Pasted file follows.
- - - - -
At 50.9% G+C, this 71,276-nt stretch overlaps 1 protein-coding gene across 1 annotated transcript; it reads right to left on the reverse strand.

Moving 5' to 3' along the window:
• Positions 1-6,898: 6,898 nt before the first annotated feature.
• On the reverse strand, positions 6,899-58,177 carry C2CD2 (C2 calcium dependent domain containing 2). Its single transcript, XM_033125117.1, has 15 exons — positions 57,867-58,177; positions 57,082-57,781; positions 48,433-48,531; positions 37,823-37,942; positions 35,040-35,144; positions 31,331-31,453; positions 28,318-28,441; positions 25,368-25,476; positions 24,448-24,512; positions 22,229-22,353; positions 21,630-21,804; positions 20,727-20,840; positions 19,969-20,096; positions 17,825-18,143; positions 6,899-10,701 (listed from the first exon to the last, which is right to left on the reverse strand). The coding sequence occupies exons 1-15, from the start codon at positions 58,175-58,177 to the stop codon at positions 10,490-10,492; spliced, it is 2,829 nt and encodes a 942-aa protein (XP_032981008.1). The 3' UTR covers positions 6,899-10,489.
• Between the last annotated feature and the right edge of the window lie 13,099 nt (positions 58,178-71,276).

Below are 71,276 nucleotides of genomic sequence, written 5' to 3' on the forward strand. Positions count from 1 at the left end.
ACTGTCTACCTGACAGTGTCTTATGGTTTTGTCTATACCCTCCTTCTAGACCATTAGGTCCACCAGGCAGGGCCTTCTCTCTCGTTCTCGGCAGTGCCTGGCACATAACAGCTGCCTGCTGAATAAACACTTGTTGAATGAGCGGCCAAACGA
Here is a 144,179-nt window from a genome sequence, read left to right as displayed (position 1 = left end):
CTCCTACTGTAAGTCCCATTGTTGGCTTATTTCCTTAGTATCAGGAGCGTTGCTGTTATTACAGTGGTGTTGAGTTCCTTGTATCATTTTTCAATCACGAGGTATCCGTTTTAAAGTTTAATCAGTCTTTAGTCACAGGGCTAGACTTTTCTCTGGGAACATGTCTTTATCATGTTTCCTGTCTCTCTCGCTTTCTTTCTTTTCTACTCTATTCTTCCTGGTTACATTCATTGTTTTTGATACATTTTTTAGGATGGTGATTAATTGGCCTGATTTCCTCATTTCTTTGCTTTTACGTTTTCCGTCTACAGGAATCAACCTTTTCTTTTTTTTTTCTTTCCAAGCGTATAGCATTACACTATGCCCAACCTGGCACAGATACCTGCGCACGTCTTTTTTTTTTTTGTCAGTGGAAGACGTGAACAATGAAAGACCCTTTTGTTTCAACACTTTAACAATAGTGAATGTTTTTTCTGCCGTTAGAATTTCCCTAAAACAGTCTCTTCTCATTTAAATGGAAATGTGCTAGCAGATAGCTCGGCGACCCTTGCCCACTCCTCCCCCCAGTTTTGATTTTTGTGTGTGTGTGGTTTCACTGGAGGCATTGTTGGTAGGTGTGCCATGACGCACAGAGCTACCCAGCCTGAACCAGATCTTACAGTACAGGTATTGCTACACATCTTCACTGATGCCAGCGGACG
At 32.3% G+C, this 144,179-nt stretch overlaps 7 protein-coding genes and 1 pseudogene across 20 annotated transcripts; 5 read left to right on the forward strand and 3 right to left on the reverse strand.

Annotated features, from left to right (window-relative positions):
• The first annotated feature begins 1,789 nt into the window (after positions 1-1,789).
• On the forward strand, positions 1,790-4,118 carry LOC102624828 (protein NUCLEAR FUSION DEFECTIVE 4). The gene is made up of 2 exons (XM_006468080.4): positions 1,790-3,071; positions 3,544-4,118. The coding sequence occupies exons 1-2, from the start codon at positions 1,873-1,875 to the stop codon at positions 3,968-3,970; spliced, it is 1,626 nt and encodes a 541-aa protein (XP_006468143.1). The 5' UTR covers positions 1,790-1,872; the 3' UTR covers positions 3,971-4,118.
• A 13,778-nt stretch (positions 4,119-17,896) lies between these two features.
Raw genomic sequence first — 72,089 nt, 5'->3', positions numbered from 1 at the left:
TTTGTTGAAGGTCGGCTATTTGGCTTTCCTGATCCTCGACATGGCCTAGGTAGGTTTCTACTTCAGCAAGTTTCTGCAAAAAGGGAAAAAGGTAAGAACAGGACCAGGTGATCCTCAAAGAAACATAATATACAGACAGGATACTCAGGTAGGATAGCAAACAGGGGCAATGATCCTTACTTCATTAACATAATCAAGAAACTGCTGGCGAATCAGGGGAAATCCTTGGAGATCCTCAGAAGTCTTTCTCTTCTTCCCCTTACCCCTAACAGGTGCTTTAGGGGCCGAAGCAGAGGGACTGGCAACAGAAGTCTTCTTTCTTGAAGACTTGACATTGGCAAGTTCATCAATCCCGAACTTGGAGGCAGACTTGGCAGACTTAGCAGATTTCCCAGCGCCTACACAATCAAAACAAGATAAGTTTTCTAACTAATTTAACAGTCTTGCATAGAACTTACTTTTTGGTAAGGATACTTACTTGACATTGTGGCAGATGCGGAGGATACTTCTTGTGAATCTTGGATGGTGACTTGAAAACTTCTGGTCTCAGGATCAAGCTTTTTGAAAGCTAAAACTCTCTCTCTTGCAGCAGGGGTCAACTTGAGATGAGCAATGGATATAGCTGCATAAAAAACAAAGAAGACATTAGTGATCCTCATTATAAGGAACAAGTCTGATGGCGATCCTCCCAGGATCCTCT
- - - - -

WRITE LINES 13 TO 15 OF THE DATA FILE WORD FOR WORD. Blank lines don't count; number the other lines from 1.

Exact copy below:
• On the forward strand, positions 1,790-4,118 carry LOC102624828 (protein NUCLEAR FUSION DEFECTIVE 4). The gene is made up of 2 exons (XM_006468080.4): positions 1,790-3,071; positions 3,544-4,118. The coding sequence occupies exons 1-2, from the start codon at positions 1,873-1,875 to the stop codon at positions 3,968-3,970; spliced, it is 1,626 nt and encodes a 541-aa protein (XP_006468143.1). The 5' UTR covers positions 1,790-1,872; the 3' UTR covers positions 3,971-4,118.
• A 13,778-nt stretch (positions 4,119-17,896) lies between these two features.
Raw genomic sequence first — 72,089 nt, 5'->3', positions numbered from 1 at the left: